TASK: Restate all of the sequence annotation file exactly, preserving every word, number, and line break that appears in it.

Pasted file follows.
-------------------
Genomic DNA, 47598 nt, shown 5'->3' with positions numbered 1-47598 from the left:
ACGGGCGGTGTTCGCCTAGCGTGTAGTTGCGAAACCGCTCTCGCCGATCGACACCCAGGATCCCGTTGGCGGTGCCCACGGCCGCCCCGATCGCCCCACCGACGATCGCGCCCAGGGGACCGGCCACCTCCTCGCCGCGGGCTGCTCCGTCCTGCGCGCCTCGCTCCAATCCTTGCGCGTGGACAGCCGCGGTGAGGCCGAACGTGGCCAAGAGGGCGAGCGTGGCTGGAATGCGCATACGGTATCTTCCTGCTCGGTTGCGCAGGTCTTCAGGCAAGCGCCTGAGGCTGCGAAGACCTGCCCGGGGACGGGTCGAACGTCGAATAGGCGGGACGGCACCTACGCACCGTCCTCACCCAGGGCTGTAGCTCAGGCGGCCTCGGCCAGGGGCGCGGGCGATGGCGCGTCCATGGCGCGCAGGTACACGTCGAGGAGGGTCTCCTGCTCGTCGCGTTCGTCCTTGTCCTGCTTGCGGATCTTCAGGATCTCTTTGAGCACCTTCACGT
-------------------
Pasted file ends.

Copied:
Genomic DNA, 47598 nt, shown 5'->3' with positions numbered 1-47598 from the left:
ACGGGCGGTGTTCGCCTAGCGTGTAGTTGCGAAACCGCTCTCGCCGATCGACACCCAGGATCCCGTTGGCGGTGCCCACGGCCGCCCCGATCGCCCCACCGACGATCGCGCCCAGGGGACCGGCCACCTCCTCGCCGCGGGCTGCTCCGTCCTGCGCGCCTCGCTCCAATCCTTGCGCGTGGACAGCCGCGGTGAGGCCGAACGTGGCCAAGAGGGCGAGCGTGGCTGGAATGCGCATACGGTATCTTCCTGCTCGGTTGCGCAGGTCTTCAGGCAAGCGCCTGAGGCTGCGAAGACCTGCCCGGGGACGGGTCGAACGTCGAATAGGCGGGACGGCACCTACGCACCGTCCTCACCCAGGGCTGTAGCTCAGGCGGCCTCGGCCAGGGGCGCGGGCGATGGCGCGTCCATGGCGCGCAGGTACACGTCGAGGAGGGTCTCCTGCTCGTCGCGTTCGTCCTTGTCCTGCTTGCGGATCTTCAGGATCTCTTTGAGCACCTTCACGT